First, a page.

In all this, my challenge has been that we can’t make very large investments; we have to earn and invest. We have adopted a segment-wise brand play strategy, systematically investing in areas that we know will work. We invest close to 6-7% of the revenue in the brand. We have grown our business volume 11-12% CAGR over the last decade, whereas the industry has grown only by 2-3%. Looking at a decade of growth, we had Rs 18 crore profit in 2008-09; today, it is Rs 280 crore. It’s satisfying for me that I manage and run the organization, but still contribute to marketing on a daily basis.

POWERED BY SPORTS
Ravi Chawla, MD & CEO, Gulf Oil Lubricants India
I am a big foodie and a sports buff; if I'm watching a sport, I lose myself completely in it. If I am exhausted, I only have to watch a game to boost my energy. In the COVID-19 pandemic situation, I have realized that one’s family and close people are the most important. I look forward to time with family and touching people’s lives by doing good for them.

Betting on the EV game…

Gulf Oil International, our parent company, had initiated a tie-up with Indra Renewable Technologies, which has 5% market-share in the home-charging market in Europe. With this investment, we have exclusive rights to bring the Indra technology to India. The cars and LCVs home-charging business will take off in India; so, this investment will give us a play there. We’ll also request Indra to get into two-wheelers later. We have some relations with original equipment manufacturers (OEMs), some real estate companies, garages, about 8,000 bike stops and 2,500 car stops. About 2,000 car stops and a few bike stops are currently branded Gulf Oil in the open market. So, we can look at this opportunity for Indra. How soon the market develops is to be seen; electric vehicles will definitely be big in may be 15-20 years from now, so this is our foray into the EV value chain. Our B2C brand has done well; we also want to build our B2B brand, going forward.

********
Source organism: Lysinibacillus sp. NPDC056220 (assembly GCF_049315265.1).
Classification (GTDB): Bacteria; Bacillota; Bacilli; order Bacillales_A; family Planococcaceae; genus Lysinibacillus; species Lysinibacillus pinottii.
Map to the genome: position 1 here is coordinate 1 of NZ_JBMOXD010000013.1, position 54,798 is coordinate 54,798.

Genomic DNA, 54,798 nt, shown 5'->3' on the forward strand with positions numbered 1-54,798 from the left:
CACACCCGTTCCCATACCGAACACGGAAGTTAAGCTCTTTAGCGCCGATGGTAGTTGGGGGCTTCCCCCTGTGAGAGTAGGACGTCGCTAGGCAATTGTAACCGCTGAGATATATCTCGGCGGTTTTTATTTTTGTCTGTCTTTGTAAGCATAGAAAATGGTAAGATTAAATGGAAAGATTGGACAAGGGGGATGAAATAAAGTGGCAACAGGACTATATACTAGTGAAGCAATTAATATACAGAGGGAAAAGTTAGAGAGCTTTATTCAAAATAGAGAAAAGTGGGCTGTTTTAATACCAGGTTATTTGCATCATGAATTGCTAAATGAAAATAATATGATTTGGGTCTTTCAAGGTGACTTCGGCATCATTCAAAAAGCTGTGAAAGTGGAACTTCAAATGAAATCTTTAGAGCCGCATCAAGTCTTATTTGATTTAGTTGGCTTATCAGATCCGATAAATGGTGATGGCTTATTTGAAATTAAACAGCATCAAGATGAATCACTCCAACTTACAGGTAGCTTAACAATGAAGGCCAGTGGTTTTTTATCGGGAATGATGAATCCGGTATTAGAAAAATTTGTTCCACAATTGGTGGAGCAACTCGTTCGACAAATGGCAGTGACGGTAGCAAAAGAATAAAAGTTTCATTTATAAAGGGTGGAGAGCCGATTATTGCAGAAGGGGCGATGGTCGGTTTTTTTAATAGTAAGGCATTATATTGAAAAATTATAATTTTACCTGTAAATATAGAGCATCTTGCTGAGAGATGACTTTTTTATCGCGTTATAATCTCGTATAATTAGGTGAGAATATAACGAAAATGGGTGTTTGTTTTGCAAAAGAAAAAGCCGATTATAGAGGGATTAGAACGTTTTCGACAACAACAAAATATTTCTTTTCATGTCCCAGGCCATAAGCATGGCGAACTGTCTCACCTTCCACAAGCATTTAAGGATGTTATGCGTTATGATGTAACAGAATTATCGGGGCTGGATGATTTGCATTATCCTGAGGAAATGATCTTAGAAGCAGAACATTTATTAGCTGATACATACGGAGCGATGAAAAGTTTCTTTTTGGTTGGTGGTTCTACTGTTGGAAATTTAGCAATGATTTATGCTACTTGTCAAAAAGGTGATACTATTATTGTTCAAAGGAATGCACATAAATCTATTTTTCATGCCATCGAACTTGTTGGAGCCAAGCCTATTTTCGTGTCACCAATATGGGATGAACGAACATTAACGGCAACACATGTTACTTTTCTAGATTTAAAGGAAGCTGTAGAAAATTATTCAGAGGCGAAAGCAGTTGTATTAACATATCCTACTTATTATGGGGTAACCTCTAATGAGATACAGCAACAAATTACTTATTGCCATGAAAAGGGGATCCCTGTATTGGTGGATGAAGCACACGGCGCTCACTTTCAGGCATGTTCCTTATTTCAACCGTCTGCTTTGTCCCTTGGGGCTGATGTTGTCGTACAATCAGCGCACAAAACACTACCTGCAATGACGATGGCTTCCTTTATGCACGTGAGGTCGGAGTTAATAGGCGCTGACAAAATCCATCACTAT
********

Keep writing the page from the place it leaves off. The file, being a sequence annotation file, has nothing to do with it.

You have to be consistent…
I've always worked for challenger brands, which probably makes me always work a little harder. But there are situations where even if you try your best, you get a certain percentage of success, not a 100% ever. Keep trying, even if you fail, your efforts should be consistent.

At Pennzoil, I had a boss who had come from Procter and Gamble. An excellent marketer, he made us come up with the best campaigns with our agency, Chaitra Leo Burnett, but we did not get to use them or air them the way we wanted due to cost pressure and other issues. The learning is that there are lots of good ideas, but you should have the resources to back them consistently to get success.

At Gulf Oil, being consistent is my biggest challenge — how do I empower my team, people who have good ideas, pick the winning ones. I try to give good resources to programmes which benefit the brand and the organization. I recently listened to a very interesting song ‘Unstoppable’. Unstoppable is the theme now for our next four-year plan.